The Biter BitBy Nova
Page 1 of 5
It's not easy, putting yourself together after a Federation mindwipe, and I'd
had to do it fast. Oh, I'd spent a few years impersonating a model citizen,
once the psychosurgeons had finished with me, but then a pair of rebels
turned up and convinced me that I used to be one of the leaders of the
Freedom Party. After that, in quick succession, I witnessed a massacre of
dissidents by the Federation, went through another trial (on trumped up
charges of child molestation, that being the crime most unacceptable to the
general public and, incidentally, to me), found myself on a prison ship
heading for one of the penal colonies, escaped, gathered a few recruits and
became a freelance rebel. And, somewhere in the middle of it, I also fell
for my computer expert.|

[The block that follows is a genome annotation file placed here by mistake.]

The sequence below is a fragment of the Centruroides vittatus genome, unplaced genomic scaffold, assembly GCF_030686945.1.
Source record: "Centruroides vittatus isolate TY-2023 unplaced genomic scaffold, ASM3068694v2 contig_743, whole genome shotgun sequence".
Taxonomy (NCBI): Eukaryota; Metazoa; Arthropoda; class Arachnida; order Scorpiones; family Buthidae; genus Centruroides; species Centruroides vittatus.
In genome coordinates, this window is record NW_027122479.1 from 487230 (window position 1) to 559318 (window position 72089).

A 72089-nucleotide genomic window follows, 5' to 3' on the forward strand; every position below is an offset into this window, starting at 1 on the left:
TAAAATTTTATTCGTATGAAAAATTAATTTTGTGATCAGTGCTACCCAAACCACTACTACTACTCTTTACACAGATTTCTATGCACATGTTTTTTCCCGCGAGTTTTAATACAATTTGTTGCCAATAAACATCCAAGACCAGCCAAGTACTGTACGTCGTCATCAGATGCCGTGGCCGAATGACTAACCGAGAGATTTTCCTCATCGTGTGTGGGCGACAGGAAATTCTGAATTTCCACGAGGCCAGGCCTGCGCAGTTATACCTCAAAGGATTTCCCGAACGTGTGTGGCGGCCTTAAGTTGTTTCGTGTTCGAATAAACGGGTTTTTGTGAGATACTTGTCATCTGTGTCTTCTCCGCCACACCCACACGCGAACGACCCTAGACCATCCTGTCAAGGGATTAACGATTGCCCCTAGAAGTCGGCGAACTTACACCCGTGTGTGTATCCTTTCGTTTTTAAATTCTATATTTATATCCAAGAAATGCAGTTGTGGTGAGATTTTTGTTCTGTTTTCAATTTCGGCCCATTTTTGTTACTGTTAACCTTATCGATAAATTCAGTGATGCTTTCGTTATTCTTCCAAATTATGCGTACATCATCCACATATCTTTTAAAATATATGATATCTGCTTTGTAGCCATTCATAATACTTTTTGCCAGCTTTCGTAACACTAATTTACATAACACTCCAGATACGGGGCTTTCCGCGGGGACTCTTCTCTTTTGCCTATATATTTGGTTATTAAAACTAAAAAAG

If that sounds like a throwaway line, it's an accurate impression. My attraction to Avon wasn't exactly a grand passion: closer to a bloody nuisance, actually. I was fighting an unofficial war. I didn't have any spare time to waste on getting through to the most difficult man (no, make that the most difficult human being, Supreme Commander Servalan included) that I had ever encountered.
Kerr Avon was a complete bastard - arrogant, cynical, mercenary, detached, apolitical, insubordinate and too damned clever for my own good. Unfortunately, he also happened to have skin like cream-coloured parchment, a tightly rounded arse and a mouth that embodied everything a generation of ancient Greek sculptors had spent their lives trying to replicate, not to mention indecently long eyelashes that, every time they caressed his cheeks, seemed to be inviting you to do the same. Nonetheless, I'd managed to keep my hands off him, with difficulty but with a reasonable degree of success. It was a sensual obsession, nothing more. I let myself watch him on the flight deck every now and then and indulged in the occasional fantasy. But that's as far as it was allowed to go.